I was driving my daughter to school the other day, and she asked if I would roll her window down. She asks for this quite a bit, and usually I say no. Generally, my reason is something like it’s too noisy, or too hot, or that it’s raining. Not great reasons. I guess I just prefer that we keep the windows up.
But that day, I said sure, and rolled down her window. Then I got curious: “Why do you like your window rolled down?”
I Just Like It
“I just like it,” she responded.
It was a simple response, but I thought it was interesting. Here’s why: My daughter didn’t have an intellectual reason for why she liked her window rolled down—she just liked it. She was in touch with what she liked, and she didn’t need a bunch of reasons to support or justify it. She just liked it.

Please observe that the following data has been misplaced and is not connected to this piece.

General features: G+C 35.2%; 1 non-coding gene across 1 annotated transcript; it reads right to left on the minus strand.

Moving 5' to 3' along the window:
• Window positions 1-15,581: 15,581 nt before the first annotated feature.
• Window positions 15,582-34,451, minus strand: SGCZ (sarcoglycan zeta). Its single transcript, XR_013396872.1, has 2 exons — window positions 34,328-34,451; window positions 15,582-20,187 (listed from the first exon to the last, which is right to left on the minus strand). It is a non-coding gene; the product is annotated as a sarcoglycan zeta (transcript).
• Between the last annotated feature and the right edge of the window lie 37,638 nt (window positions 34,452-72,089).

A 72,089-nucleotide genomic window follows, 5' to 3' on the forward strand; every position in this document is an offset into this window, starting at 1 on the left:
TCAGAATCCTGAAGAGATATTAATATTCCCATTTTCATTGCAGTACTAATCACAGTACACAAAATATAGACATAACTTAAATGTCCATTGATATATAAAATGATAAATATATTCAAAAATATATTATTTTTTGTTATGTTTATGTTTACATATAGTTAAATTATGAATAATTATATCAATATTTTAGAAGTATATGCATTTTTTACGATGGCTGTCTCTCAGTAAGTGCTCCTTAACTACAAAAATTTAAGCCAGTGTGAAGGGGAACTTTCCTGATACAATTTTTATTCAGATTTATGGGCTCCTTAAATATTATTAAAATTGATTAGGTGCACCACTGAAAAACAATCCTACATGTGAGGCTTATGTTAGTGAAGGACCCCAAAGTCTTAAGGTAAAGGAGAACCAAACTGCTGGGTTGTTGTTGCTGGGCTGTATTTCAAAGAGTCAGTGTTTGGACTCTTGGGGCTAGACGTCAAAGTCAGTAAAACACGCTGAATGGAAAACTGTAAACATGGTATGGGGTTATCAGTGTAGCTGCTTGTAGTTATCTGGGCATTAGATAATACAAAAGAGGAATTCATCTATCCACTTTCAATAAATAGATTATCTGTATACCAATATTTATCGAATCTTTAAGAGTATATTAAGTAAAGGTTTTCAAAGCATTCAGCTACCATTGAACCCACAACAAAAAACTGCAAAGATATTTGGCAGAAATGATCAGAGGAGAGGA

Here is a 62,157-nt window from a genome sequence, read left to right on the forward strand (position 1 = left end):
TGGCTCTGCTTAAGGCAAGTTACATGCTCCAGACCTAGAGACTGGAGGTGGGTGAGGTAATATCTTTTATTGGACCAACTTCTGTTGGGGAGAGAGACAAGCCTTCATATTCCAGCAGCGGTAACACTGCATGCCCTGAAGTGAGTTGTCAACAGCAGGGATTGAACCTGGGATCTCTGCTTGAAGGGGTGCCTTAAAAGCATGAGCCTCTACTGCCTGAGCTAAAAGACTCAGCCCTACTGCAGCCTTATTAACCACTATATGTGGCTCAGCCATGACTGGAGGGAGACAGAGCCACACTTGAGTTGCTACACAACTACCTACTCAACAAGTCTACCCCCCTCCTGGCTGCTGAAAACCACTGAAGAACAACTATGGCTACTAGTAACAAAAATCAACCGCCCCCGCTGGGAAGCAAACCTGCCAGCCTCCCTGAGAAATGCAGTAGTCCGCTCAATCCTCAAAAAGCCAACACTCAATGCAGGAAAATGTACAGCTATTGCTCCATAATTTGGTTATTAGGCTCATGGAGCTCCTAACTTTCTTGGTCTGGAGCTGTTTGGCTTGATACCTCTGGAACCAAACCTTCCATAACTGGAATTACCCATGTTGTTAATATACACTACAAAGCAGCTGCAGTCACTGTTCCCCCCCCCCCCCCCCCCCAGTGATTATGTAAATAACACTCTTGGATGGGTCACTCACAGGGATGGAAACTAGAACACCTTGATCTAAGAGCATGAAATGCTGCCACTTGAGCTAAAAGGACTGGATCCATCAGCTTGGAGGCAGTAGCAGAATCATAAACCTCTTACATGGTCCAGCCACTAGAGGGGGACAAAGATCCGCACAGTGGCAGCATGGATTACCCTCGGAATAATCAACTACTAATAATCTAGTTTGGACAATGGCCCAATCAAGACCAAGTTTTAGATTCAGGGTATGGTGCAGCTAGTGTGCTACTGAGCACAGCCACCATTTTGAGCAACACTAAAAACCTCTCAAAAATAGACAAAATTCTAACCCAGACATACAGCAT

I think this is one of the beautiful things about children. They are in touch with their likes, dislikes, wants, feelings, and emotions. There isn’t a lot of baggage or socio-cultural programming that muddies the waters. They just like what they like, and that’s that.
For me, things are more complicated. Sure, I have likes and dislikes, but sometimes I struggle to figure out whether I truly like something in and of itself, or whether it is related to some sort of rule or expectation I am setting for myself. For example, do I truly like psychology, or did I go into the field for some other reason (e.g., my parents are counselors, or it provides a comfortable lifestyle)? Another example: At different points in my life, I have wanted to make more money. What is that about? Do I truly want to make more money, or do I have the belief that more money will make me feel better about myself?
In Tune with Myself
Sometimes I wish I could be like my daughter—completely in tune with what I like and want. Obviously, you can’t turn back the clock on a lifetime of socialization, but I’m trying to slow down and get more in tune with myself, rather than just go along with what advertising (or even my social group) says I should want or like.